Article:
Brucella melitensis invades murine erythrocytes during infection

Marie-Alice Vitry, Delphine Hanot-Mambres, Michaël Deghelt, Katrin Hack, Arnaud Machelart, Frédéric Lhomme, Jean-Marie Vanderwinden, Marjorie Vermeersch, Carl De Trez, David Pérez-Morga, Jean-Jacques Letesson, Eric Muraille

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Abstract

Brucella spp. are facultative intracellular Gram-negative coccobacilli responsible for brucellosis, a worldwide zoonosis. We observed that Brucella melitensis is able to persist for several weeks in the blood of intraperitoneally infected mice and that transferred blood at any time point tested is able to induce infection in naive recipient mice. Bacterial persistence in the blood is dramatically impaired by specific antibodies induced following Brucella vaccination. In contrast to Bartonella, the type IV secretion system and flagellar expression are not critically required for the persistence of Brucella in blood. ImageStream analysis of blood cells showed that following a brief extracellular phase, Brucella is associated mainly with the erythrocytes. Examination by confocal microscopy and transmission electron microscopy formally demonstrated that B. melitensis is able to invade erythrocytes in vivo. The bacteria do not seem to multiply in erythrocytes and are found free in the cytoplasm. Our results open up new areas for investigation and should serve in the development of novel strategies for the treatment or prophylaxis of brucellosis. Invasion of erythrocytes could potentially protect the bacterial cells from the host's immune response and hamper antibiotic treatment and suggests possible Brucella transmission by bloodsucking insects in nature. © 2014, American Society for Microbiology.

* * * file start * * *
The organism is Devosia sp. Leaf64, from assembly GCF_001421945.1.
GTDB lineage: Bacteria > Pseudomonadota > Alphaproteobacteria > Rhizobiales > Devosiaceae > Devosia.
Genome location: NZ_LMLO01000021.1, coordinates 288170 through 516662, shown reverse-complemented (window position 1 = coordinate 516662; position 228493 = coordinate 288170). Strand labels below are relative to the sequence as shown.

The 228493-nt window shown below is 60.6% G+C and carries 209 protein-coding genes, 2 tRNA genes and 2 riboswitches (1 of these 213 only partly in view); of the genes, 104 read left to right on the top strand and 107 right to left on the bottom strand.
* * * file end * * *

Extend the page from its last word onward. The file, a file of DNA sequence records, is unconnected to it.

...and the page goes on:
Original languageEnglish
Pages (from-to)3927-3938
Number of pages12
JournalInfection and Immunity
Volume82
Issue number9
DOIs
Publication statusPublished - 2014

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